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Pig

(The) was held sacred by the ancient Cretans, because Jupiter was suckled by a sow; it was immolated in the mysteries of Eleusis; was sacrificed to Hercules, to Venus, the Lares (2 syl.), and all those who sought relief from bodily ailments. The sow was sacrificed to Ceres (2 syl.), “because it taught men to turn up the earth;” and in Egypt it was slain on grand weddings on account of its fecundity.

Pig

In the forefeet of pigs is a very small hole, which may be seen when the hair has been carefully removed. The tradition is that the legion of devils entered by these apertures. There are also round it some six rings, the whole together not larger than a small spangle; they look as if burnt or branded into the skin, and the tradition is that they are the marks of the devil's claws when he entered the swine (Mark v. 11-15). (See Christian Traditions.)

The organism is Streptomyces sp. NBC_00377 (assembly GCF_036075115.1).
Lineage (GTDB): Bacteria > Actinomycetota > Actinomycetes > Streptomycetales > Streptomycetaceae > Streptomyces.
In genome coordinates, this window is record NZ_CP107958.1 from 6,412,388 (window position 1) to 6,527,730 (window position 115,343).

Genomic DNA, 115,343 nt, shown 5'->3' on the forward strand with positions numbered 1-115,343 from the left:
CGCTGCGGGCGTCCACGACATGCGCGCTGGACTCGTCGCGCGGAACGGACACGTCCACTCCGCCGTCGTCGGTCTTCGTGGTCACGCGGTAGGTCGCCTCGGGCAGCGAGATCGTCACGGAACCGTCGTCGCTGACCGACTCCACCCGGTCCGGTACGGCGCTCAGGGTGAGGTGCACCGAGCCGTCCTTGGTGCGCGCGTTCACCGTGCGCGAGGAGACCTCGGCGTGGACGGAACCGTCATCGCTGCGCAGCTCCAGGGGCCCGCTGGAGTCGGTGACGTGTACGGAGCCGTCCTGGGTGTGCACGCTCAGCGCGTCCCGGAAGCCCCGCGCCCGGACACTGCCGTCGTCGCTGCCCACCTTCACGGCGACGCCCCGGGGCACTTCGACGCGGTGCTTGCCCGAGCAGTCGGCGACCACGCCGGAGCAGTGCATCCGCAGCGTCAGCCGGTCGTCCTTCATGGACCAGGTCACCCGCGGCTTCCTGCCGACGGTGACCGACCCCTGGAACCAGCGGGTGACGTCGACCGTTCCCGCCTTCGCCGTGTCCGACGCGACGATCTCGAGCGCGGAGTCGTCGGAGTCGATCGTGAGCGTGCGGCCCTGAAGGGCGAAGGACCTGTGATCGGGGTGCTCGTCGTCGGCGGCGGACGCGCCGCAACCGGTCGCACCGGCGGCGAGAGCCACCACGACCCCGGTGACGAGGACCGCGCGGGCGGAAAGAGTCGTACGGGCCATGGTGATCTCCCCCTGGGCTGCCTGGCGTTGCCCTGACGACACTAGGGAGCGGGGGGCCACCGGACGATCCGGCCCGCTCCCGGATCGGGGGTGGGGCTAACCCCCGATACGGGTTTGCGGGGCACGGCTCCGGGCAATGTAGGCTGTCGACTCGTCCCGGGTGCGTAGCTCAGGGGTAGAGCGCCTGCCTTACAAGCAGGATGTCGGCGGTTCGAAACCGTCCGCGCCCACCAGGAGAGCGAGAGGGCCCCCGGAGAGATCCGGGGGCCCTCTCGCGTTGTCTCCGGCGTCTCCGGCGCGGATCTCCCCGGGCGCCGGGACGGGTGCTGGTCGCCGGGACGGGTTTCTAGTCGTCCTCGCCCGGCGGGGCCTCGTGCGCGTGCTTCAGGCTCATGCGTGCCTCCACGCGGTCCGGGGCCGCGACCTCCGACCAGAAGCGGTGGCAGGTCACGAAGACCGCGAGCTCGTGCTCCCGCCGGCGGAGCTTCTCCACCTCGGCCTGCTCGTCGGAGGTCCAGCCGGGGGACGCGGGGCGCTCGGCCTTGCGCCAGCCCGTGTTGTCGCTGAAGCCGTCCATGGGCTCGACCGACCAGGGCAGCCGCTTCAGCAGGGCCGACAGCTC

Riding on a pig.
It was Jane, afterwards Duchess of Gordon, who, in 1770, undertook for a wager to ride down the High Street of Edinburgh, in broad day-light, on the back of a pig, and she won her bet.

Some men there are love not a gaping pig
(Merchant of Venice, iv. 1). Marshal d'Albert always fainted at the sight of a roast sucking pig. (See Antipathy, Cat.)

The same is said of Vaugheim, the renowned Hanoverian huntsman. Keller used to faint at the sight of smoked bacon.

Source: Dictionary of Phrase and Fable, E. Cobham Brewer, 1894
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